ICW May 15, 2008 Position 35:40.304N 76:05.495W

Bill and Judy Stellin
Fri 16 May 2008 01:54
As you can see from the Google Map we are again at anchor in the middle of the ICW.  We didn't run out of time this time, we just decided this was as far as we wanted to go today so we just pulled off the road for a bit of rest.  The body of water we are in is as big as Lake Macatawa and about 3 feet deep.  There is a little tongue just off the dredged channel that we found that is 8 feet deep so we dropped the hook for dinner and the night.  Our trip here was a mixture of open water in the Pamlico Sound, to a ditch that was no more than 100 feet wide.
This cut is called the Alligator  River channel.  It is very wild and for all the life looks like the Upper Pen. of Mich.  Low land that could be swamp in places and pine trees.  It is very pretty but boring.  It is straight as a string for 30 or so miles with the depth never more than 18 feet, and only in the very center.  The banks are strewn with snags, stumps, dead heads, and trees that have fallen at the banks. 
There was a big sign on a post about 5 miles into the channel that said    DANGER. 
That's all, just Danger without any explanation of what.  We hit something during our transit, I think a floating log slightly under water.  I don't think it did any damage except to our bottom paint.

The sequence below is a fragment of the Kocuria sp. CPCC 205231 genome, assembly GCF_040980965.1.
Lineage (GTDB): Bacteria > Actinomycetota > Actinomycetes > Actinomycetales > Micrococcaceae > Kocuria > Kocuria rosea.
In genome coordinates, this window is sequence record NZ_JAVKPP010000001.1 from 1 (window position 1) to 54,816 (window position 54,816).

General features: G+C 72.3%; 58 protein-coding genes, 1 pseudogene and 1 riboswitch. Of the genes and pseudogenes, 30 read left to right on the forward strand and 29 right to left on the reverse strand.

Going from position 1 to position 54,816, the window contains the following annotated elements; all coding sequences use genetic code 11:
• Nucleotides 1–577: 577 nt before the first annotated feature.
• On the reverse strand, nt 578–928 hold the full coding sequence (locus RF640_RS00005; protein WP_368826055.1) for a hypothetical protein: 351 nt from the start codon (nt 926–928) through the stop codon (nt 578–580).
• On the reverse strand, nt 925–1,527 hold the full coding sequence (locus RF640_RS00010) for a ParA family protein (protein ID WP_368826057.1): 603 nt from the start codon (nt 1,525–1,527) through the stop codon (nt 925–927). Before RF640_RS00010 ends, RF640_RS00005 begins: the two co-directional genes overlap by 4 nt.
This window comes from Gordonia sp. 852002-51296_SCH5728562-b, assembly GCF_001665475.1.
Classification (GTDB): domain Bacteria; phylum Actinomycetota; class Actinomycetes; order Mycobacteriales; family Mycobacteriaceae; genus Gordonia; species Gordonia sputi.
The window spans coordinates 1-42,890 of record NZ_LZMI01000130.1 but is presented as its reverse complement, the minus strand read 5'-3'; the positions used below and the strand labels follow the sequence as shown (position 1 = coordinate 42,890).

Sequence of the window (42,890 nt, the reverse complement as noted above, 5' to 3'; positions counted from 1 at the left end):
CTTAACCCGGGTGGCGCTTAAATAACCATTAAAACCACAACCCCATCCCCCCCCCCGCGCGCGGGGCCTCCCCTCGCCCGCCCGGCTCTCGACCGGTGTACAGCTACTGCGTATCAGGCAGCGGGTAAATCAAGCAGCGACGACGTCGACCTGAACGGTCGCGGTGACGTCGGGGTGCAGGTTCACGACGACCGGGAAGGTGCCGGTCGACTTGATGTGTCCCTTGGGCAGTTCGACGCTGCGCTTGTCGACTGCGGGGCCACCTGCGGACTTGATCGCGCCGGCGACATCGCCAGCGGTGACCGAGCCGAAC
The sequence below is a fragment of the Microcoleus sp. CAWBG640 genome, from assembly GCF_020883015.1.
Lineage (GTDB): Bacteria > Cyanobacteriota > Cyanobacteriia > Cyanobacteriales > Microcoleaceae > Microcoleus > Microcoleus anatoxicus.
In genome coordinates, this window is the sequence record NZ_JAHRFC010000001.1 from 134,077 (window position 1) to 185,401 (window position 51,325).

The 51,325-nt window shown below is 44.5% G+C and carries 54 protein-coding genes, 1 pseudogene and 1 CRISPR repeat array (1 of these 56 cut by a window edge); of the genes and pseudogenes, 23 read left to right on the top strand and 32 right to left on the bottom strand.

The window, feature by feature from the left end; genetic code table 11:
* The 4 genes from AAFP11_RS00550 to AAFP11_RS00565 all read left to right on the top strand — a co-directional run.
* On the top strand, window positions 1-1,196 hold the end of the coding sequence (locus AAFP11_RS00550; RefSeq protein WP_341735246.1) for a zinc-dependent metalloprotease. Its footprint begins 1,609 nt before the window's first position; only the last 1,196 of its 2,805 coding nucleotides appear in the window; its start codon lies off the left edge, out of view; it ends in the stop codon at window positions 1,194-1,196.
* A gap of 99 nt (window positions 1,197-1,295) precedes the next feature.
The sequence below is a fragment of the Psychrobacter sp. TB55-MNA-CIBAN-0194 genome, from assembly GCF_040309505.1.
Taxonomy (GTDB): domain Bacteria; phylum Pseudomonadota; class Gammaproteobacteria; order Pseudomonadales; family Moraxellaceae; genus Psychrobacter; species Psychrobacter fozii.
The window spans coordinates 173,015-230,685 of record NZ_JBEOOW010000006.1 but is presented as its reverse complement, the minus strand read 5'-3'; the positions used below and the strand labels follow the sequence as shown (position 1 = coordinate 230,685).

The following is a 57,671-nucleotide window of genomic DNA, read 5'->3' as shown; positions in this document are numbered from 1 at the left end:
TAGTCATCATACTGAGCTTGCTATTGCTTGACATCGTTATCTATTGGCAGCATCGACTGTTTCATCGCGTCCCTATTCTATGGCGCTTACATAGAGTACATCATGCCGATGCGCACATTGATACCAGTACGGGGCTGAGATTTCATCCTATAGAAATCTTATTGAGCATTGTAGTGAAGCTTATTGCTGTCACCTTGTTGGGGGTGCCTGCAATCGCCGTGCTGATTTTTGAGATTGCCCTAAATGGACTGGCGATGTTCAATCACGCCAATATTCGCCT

This is a very exhausting water way to travel.  One must drive constantly.  We can never take our eyes off the chart plotter and the water ahead.  We use the chart plotter to keep ourselves in the middle of a very narrow dredged channel.  Most of the time we also have to stand to see and make sure we won't hit something floating.  Today we traveled 68 miles which was a very good day averaging 7 knots.
In an earlier part of the ICE that is built up (today we saw no sign of civilization) I noted  a particular style of architecture that is shown below.  We saw hundreds that were essentially identical to this one.  Just a box with porches.
I don't know about you, but to me I think some third grader must have won the competition on home design.
In an earlier journal entry I mentioned Southport, our landfall and first port after Tortola.
Now here, the homes were beautiful.  This is Bald Head Island, where no cars are allowed.  Only golf carts or bicycles.  The average cost of all the homes sold last year was $1.3 million dollars.
The marina homes behind Jaywalker, were just a tiny portion those on the island.  Most are on the ocean, or just back from it.
This marina has the smallest channel we've seen.  It is the one I tried to describe entering in the dark.  The ferry coming in is crabbing into the current so he can make it without being swept past.  It's a wonder we ever found this in the pitch black night or pile up on the beach in the process.
Tomorrow we will try to make another 55-65 miles and then just one more day of this and we will be in Norfolk at the bottom of the Chesapeake.
I sure am glad we did most of the Atlantic coast in the ocean.  This is too much work.